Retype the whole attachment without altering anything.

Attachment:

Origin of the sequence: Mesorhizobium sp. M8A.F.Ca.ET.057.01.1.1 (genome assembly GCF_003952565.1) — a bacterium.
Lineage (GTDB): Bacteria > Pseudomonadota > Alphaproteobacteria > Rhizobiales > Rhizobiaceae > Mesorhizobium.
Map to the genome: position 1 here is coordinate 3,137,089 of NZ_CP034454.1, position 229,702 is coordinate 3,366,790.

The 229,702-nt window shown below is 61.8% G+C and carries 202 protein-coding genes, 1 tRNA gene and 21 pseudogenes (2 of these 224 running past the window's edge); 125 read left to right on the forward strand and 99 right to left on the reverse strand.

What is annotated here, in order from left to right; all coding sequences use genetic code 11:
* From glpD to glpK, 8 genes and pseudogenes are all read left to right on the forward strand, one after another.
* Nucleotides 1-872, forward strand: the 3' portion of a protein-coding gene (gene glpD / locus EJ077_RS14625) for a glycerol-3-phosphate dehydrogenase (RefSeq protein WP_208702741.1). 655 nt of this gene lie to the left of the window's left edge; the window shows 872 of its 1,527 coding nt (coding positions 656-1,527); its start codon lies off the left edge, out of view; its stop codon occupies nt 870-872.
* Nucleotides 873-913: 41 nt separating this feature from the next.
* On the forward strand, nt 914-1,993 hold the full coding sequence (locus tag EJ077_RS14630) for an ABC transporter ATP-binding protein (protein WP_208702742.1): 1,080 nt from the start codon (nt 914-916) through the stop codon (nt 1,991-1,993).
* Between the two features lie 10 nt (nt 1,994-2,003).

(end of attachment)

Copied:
Origin of the sequence: Mesorhizobium sp. M8A.F.Ca.ET.057.01.1.1 (genome assembly GCF_003952565.1) — a bacterium.
Lineage (GTDB): Bacteria > Pseudomonadota > Alphaproteobacteria > Rhizobiales > Rhizobiaceae > Mesorhizobium.
Map to the genome: position 1 here is coordinate 3,137,089 of NZ_CP034454.1, position 229,702 is coordinate 3,366,790.

The 229,702-nt window shown below is 61.8% G+C and carries 202 protein-coding genes, 1 tRNA gene and 21 pseudogenes (2 of these 224 running past the window's edge); 125 read left to right on the forward strand and 99 right to left on the reverse strand.

What is annotated here, in order from left to right; all coding sequences use genetic code 11:
* From glpD to glpK, 8 genes and pseudogenes are all read left to right on the forward strand, one after another.
* Nucleotides 1-872, forward strand: the 3' portion of a protein-coding gene (gene glpD / locus EJ077_RS14625) for a glycerol-3-phosphate dehydrogenase (RefSeq protein WP_208702741.1). 655 nt of this gene lie to the left of the window's left edge; the window shows 872 of its 1,527 coding nt (coding positions 656-1,527); its start codon lies off the left edge, out of view; its stop codon occupies nt 870-872.
* Nucleotides 873-913: 41 nt separating this feature from the next.
* On the forward strand, nt 914-1,993 hold the full coding sequence (locus tag EJ077_RS14630) for an ABC transporter ATP-binding protein (protein WP_208702742.1): 1,080 nt from the start codon (nt 914-916) through the stop codon (nt 1,991-1,993).
* Between the two features lie 10 nt (nt 1,994-2,003).